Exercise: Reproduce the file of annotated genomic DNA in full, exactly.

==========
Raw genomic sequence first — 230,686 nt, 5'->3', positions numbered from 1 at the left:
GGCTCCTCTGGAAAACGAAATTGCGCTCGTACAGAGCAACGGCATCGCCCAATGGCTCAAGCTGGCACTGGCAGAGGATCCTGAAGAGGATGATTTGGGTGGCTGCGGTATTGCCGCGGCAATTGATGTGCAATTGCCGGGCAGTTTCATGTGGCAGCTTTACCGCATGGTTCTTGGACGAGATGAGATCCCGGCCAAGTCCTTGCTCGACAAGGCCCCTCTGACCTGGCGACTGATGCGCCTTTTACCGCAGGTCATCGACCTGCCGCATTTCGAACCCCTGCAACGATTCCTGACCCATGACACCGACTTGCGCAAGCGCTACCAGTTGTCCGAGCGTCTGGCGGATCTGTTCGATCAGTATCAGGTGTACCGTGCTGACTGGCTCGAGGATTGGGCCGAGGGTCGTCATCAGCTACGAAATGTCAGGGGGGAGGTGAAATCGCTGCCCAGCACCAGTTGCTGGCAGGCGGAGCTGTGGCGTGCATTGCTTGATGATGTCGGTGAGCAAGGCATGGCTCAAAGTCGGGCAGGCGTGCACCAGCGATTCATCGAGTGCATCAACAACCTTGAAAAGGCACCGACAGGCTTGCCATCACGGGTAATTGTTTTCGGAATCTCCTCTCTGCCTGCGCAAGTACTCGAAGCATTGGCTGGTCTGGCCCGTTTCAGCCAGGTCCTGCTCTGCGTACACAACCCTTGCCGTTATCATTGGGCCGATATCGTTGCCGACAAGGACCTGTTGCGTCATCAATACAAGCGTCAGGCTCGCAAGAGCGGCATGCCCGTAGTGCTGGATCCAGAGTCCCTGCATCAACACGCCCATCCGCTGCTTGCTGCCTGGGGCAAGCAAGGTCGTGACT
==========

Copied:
Raw genomic sequence first — 230,686 nt, 5'->3', positions numbered from 1 at the left:
GGCTCCTCTGGAAAACGAAATTGCGCTCGTACAGAGCAACGGCATCGCCCAATGGCTCAAGCTGGCACTGGCAGAGGATCCTGAAGAGGATGATTTGGGTGGCTGCGGTATTGCCGCGGCAATTGATGTGCAATTGCCGGGCAGTTTCATGTGGCAGCTTTACCGCATGGTTCTTGGACGAGATGAGATCCCGGCCAAGTCCTTGCTCGACAAGGCCCCTCTGACCTGGCGACTGATGCGCCTTTTACCGCAGGTCATCGACCTGCCGCATTTCGAACCCCTGCAACGATTCCTGACCCATGACACCGACTTGCGCAAGCGCTACCAGTTGTCCGAGCGTCTGGCGGATCTGTTCGATCAGTATCAGGTGTACCGTGCTGACTGGCTCGAGGATTGGGCCGAGGGTCGTCATCAGCTACGAAATGTCAGGGGGGAGGTGAAATCGCTGCCCAGCACCAGTTGCTGGCAGGCGGAGCTGTGGCGTGCATTGCTTGATGATGTCGGTGAGCAAGGCATGGCTCAAAGTCGGGCAGGCGTGCACCAGCGATTCATCGAGTGCATCAACAACCTTGAAAAGGCACCGACAGGCTTGCCATCACGGGTAATTGTTTTCGGAATCTCCTCTCTGCCTGCGCAAGTACTCGAAGCATTGGCTGGTCTGGCCCGTTTCAGCCAGGTCCTGCTCTGCGTACACAACCCTTGCCGTTATCATTGGGCCGATATCGTTGCCGACAAGGACCTGTTGCGTCATCAATACAAGCGTCAGGCTCGCAAGAGCGGCATGCCCGTAGTGCTGGATCCAGAGTCCCTGCATCAACACGCCCATCCGCTGCTTGCTGCCTGGGGCAAGCAAGGTCGTGACT